D J Kennaway, F C Goble, G E Stamp
Factors influencing the development of melatonin rhythmicity in humans.
J. Clin. Endocrinol. Metab.: 1996, 81(4);1525-32
Fumiyoshi Yamazaki, Morten Møller, Cong Fu, Samuel J Clokie, Artem Zykovich, Steven L Coon, David C Klein, Martin F Rath
The Lhx9 homeobox gene controls pineal gland development and prevents postnatal hydrocephalus.
Brain Struct Funct: 2015, 220(3);1497-509
Russel J Reiter, Dun Xian Tan, Ahmet Korkmaz, Sergio A Rosales-Corral
Melatonin and stable circadian rhythms optimize maternal, placental and fetal physiology.
Hum. Reprod. Update: 2013, 20(2);293-307
Joice de Faria Poloni, Bruno César Feltes, Diego Bonatto
Melatonin as a central molecule connecting neural development and calcium signaling.
Funct. Integr. Genomics: 2011, 11(3);383-8
Morten Møller, Pansiri Phansuwan-Pujito, Corin Badiu
Neuropeptide Y in the adult and fetal human pineal gland.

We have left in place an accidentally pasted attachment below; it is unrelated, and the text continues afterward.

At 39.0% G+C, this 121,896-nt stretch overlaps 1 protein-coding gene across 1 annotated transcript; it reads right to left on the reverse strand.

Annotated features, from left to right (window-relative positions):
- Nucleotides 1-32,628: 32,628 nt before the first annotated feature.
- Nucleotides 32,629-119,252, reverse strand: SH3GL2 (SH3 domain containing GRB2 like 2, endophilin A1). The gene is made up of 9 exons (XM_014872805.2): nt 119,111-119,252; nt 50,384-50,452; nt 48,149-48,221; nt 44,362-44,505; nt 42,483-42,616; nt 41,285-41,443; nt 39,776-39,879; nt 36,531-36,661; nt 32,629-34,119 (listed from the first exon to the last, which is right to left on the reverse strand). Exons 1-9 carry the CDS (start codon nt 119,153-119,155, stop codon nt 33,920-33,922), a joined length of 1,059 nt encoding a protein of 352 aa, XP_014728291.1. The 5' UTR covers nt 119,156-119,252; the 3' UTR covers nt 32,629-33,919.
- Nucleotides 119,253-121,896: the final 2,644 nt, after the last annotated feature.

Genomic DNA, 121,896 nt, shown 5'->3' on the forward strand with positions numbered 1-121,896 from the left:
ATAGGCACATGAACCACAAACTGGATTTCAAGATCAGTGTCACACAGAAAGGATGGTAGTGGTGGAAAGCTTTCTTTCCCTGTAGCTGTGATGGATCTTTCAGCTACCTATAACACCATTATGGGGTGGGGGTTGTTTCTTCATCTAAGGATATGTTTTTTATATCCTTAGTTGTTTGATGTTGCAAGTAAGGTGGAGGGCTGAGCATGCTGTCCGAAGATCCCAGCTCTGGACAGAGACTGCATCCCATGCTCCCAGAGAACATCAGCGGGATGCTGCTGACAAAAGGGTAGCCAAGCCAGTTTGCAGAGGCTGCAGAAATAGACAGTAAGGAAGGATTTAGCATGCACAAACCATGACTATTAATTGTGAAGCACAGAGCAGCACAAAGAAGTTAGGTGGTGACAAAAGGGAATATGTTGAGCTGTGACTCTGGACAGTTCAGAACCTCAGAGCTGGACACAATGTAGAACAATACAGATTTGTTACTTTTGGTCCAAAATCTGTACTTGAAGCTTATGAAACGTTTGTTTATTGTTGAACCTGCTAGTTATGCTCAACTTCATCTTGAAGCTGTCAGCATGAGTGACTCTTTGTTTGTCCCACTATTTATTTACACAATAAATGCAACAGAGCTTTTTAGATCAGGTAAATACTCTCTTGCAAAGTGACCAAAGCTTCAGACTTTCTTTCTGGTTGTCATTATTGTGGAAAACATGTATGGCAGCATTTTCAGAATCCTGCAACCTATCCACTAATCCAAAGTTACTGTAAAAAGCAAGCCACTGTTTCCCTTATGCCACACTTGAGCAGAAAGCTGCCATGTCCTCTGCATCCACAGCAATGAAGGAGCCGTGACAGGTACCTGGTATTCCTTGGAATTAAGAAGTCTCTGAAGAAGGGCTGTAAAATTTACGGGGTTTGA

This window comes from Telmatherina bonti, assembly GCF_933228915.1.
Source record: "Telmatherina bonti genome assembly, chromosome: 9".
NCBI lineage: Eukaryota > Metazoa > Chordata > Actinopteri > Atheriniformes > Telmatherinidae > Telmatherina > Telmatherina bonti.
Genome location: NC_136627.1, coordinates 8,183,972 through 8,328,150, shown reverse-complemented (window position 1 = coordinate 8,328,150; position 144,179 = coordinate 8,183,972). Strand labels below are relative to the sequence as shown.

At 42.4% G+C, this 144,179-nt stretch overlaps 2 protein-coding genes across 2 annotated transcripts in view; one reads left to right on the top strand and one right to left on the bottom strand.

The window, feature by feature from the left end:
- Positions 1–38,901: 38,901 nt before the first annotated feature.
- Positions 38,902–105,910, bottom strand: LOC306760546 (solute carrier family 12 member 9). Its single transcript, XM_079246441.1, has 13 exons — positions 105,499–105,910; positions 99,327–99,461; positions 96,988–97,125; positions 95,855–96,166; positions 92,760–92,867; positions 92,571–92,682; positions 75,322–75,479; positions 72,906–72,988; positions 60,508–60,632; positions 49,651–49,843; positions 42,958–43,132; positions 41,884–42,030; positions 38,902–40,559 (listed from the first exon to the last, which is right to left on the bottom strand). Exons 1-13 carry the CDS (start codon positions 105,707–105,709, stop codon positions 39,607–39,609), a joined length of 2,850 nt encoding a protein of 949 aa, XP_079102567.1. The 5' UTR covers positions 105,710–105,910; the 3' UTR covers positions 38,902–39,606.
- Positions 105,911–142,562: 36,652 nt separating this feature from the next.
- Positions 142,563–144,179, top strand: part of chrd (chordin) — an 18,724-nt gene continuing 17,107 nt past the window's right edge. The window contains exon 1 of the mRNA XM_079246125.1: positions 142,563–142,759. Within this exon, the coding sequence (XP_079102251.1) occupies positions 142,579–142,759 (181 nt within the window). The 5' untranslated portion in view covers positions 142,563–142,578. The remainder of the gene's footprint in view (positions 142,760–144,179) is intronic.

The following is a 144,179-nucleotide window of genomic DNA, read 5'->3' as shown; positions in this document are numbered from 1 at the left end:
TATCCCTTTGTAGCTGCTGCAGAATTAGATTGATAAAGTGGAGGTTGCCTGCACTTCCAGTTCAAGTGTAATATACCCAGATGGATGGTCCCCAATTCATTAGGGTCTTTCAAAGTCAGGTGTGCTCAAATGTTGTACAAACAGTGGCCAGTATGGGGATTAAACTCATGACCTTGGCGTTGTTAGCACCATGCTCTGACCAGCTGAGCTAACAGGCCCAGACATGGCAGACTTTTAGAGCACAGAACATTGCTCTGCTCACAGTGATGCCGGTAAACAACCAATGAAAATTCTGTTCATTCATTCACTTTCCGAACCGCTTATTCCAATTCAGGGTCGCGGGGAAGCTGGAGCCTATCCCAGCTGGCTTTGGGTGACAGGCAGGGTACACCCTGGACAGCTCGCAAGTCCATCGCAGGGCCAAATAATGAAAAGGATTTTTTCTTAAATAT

Biomed Res Int: 2014, 2014;868567
Morten Møller, Florian M M Baeres
The anatomy and innervation of the mammalian pineal gland.
Cell Tissue Res.: 2002, 309(1);139-50
Allisan Aquilina-Beck, Kristine Ilagan, Qin Liu, Jennifer O Liang
Nodal signaling is required for closure of the anterior neural tube in zebrafish.
BMC Dev. Biol.: 2007, 7;126
Martin F Rath, Kristian Rohde, David C Klein, Morten Møller
Homeobox genes in the rodent pineal gland: roles in development and phenotype maintenance.
Neurochem. Res.: 2013, 38(6);1100-12
Joshua A Clanton, Kyle D Hope, Joshua T Gamse
Fgf signaling governs cell fate in the zebrafish pineal complex.
Development: 2013, 140(2);323-32
- Pineal Gland and Cancer-An Epigenetic Approach to the Control of Malignancy: Evaluation of the Role of Melatonin Eurekah Bioscience Collection - Neuropharmacology
- Endocrine changes in puberty Endocrinology -> The gonad
- Second Malignancies Cancer Medicine -> Section 24: The Eye -> 85. Neoplasms of the Eye -> Pediatric Ophthalmic Oncology: Ocular Diseases
- The Action of Melatonin on Experimental in-Vivo Tumors Eurekah Bioscience Collection -> Neuropharmacology -> Pineal Gland and Cancer-An Epigenetic Approach to the Control of Malignancy: Evaluation of the Role of Melatonin -> Effect of Melatonin on Tumor Growth
- Potential Significance of (Patho)Physiological Changes of Melatonin for the Aetiology of Cancer Eurekah Bioscience Collection -> Neuropharmacology -> Pineal Gland and Cancer-An Epigenetic Approach to the Control of Malignancy: Evaluation of the Role of Melatonin